There are basically three types of banjo clocks with mechanical movements. Those with lever escapements which are usually in the $75 to $100 range, spring-driven ones that are generally $100 to around $300 and up but weight-driven banjo clocks occupy the upper end of the range and are normally between $300-$500 in fair condition and upwards of thousands for desirable clocks made by Simon Willard or E. Howard.
When my wife discovered this particular clock on Facebook Marketplace for $100 I suggested she make an offer for $75 and the seller immediately accepted. It is always a risk buying or accepting an offer without first examining it but this, I believe, was an excellent prospect and for the price I was willing to take a chance.
It is weight-driven federal style cased banjo clock from the 1840s. I have since learned that the clock was very likely made by John Sawin in 1840 (Boston) by himself or one of his apprentices or associates.
Unfortunately, there are no identifying markings on the movement or the case but there are strong indicators that this is a Sawin clock. John Sawin apprenticed under Simon Willard and was a journeyman under Aaron Willard, famous clockmakers of the day and makers of the original patent timepiece.
Everything is intact except for the dial class which was broken at some point in the clock’s life.
The broken glass is convex which prompts an interesting question. Is the glass a replacement and if so, did these clocks originally come with flat glass?
There is a school of thought among most horologists that simple mahogany cased clocks with wood bezels and an absence of ornamentation that were made in this particular style back in the 1840s had flat glass installed. Presentation timepieces, on the other hand, such as those with gilt accents, sidearms, brass dial bezels, a lower bracket/finial and reverse painted glass tablets had curved glass.
My belief is that this clock originally had flat glass.
So, let’s move on with the various case issues beginning with the missing pieces of veneer.
The only section that requires veneer work is the left and right bottom corners on the pendulum. Many repairers attempt to hide the missing veneer with touch-up stain but new veneer is the only way to go.
Although the case is made of mahogany I selected rosewood from my collection of harvested veneer. It has the same thickness (modern veneer is much thinner). Although mahogany has a slightly different tonal characteristic and grain, the match was very close. Since I used hot hide glue, the veneer can be easily lifted with heat at a later date but for now my goal is to disguise the missing veneer.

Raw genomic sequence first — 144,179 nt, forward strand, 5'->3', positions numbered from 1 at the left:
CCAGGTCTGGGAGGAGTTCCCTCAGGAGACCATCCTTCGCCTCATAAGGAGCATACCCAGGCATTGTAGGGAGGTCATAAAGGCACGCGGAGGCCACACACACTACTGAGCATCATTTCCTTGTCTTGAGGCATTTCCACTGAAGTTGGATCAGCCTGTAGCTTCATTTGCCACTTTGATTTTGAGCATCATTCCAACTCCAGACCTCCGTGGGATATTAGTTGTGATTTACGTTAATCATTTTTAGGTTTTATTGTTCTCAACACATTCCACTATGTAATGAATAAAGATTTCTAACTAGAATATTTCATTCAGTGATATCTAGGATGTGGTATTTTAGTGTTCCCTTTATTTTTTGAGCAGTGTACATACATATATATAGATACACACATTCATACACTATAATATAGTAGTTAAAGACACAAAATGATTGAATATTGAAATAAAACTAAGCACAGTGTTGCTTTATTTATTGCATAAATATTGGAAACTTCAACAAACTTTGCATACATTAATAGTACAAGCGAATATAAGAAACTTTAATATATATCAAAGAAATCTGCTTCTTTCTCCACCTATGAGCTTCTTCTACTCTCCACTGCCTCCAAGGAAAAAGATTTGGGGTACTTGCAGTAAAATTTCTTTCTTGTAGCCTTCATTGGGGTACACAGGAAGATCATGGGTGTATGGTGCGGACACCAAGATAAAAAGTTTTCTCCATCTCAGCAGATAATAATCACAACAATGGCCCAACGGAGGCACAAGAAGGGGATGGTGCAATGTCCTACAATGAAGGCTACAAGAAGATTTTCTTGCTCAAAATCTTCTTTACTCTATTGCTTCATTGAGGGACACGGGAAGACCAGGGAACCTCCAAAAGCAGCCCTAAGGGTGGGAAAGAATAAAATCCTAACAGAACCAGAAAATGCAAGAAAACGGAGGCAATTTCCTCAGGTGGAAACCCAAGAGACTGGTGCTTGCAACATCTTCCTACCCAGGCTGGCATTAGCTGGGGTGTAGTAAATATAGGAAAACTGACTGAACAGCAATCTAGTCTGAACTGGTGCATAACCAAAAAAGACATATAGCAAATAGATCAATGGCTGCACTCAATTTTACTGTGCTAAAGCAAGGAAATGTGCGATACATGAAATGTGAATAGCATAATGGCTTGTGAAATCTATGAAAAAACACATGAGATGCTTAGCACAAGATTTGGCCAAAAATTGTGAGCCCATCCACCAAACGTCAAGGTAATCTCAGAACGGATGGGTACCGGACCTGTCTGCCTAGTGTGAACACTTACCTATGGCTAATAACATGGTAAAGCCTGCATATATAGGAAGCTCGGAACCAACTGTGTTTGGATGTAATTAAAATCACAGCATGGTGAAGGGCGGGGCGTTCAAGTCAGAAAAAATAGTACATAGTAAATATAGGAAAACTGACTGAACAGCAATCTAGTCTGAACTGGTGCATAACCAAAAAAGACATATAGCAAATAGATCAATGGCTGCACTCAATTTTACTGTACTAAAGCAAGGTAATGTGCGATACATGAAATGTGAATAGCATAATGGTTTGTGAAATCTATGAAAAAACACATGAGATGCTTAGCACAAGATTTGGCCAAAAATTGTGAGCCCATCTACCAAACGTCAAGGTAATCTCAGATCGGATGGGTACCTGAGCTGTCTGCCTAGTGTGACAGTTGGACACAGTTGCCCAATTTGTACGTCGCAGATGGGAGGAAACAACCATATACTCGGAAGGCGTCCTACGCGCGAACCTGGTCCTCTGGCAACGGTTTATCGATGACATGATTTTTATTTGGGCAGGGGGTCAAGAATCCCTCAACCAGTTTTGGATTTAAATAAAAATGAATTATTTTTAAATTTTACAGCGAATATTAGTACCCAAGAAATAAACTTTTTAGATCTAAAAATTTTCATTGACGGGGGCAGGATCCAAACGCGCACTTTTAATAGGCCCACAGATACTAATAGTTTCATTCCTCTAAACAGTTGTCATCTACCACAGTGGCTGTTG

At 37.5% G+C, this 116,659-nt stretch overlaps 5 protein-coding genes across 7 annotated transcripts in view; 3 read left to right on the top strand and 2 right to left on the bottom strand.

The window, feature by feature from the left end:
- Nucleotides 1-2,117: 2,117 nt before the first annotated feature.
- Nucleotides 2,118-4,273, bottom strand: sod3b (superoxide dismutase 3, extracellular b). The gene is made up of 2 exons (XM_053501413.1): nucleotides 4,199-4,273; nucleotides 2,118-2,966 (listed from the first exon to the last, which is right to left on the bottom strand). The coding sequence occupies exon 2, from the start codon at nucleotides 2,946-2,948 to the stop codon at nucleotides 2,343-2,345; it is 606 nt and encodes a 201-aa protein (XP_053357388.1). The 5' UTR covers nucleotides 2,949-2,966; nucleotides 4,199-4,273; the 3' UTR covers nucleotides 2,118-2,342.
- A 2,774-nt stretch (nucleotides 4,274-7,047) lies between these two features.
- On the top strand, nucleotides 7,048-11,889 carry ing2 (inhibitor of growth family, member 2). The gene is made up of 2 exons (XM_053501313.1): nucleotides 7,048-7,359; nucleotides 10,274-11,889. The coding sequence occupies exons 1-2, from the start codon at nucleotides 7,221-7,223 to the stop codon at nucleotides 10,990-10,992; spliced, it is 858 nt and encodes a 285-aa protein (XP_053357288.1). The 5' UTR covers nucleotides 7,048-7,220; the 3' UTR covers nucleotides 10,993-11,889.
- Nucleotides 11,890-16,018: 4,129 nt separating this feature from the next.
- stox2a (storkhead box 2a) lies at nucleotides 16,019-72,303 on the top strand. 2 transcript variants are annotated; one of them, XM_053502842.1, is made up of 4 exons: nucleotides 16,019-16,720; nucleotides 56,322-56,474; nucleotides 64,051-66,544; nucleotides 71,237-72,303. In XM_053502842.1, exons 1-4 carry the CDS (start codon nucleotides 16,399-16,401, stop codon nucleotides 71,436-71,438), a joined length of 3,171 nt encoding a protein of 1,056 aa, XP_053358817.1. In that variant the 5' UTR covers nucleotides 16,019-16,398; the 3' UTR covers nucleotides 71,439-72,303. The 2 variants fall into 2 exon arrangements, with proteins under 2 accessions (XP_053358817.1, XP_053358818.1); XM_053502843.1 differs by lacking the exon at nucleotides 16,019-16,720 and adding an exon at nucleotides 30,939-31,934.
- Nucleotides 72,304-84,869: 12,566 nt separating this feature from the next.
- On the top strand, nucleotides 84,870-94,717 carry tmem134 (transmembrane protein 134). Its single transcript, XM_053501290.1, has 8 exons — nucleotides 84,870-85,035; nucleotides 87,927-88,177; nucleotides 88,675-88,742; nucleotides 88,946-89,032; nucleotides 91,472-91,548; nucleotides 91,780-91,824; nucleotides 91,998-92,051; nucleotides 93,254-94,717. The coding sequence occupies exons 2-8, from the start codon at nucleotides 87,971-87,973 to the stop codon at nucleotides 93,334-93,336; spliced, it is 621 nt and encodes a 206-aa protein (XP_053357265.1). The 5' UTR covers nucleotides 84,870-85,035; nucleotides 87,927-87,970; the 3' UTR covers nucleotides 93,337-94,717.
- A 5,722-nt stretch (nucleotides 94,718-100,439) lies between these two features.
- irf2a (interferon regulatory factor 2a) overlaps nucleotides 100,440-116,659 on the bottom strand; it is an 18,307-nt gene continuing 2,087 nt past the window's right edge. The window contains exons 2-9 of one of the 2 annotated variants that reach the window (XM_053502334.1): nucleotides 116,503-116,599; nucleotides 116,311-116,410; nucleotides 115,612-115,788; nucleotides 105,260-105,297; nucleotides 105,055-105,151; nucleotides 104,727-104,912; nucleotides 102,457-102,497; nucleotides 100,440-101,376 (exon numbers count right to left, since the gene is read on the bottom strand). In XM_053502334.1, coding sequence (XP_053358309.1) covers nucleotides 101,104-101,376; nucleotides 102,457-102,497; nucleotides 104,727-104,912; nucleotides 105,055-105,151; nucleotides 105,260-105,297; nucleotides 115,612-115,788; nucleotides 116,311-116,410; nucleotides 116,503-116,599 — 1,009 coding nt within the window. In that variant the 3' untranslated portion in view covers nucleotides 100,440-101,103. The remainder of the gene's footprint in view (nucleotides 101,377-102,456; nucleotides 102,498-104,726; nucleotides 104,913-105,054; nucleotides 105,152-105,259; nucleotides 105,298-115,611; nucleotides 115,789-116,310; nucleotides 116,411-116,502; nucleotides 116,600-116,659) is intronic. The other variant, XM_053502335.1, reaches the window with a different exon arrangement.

While I was working on the veneer sections I cleaned the case and applied a light coat of shellac. I am not opposed to applying a finishing coat to preserve and improve a clock’s appearance. The added benefit is that it enhances the grains on the case.
In my view there is no clear right or wrong answer and it should be left up to the restorer (and owner) to decide how the clock’s finish should be addressed.
The throat is in perfect condition.
The dial bezel has a crack at the 11 o’clock position which was addressed with hot hide glue. I forced glue into the crack, closed the gap with a number of elastic bands tied together and left it for 24 hours to dry.
Removing the old putty was a little more involved than I had planned. A heat gun would have been too much and I did not want to ruin the wood bezel but a 30W soldering iron was perfect for this job. I picked away and removed just enough putty to install the glass. I ordered 6 13/16 inch flat glass and it was a perfect fit. Wet putty is always an option but Plaster of Paris is easier to work with, does an equally fine job and secures the glass in place.
Plaster of Paris dries hard in 30 minutes and is stainable/paintable. I applied the plaster with a putty knife and smoothed it out with a wet finger.
After several hours I applied a dark stain to give the plaster an aged look.
The bezel is now ready to be attached to the case.
The final was in the pendulum box when I bought the clock. It now requires a new post. The peg was broken and a previous owner attempted to secure the finial with glue and, of course, that failed. The finial would originally have been mounted with a piece of dowel.
Using a piece of 3/8 inch doweling I cut off about 1 1/4 inches. I scraped off as much glue as I could from the bottom of the finial and the plinth and drilled out the old doweling on both the finial and the plinth. Once the dowelling was glued in place it was given a mahogany stain. It fits well and looks great.
Other case repairs
Other case repairs involved closing or filling several holes. For these repairs I used yellow carpenter’s glue for maximum adhesion.
Shavings from old veneer are glued into screw holes for the mounting ears and the case hook to ensure that those screws are secure.
The case repairs are complete and the last step is servicing the movement.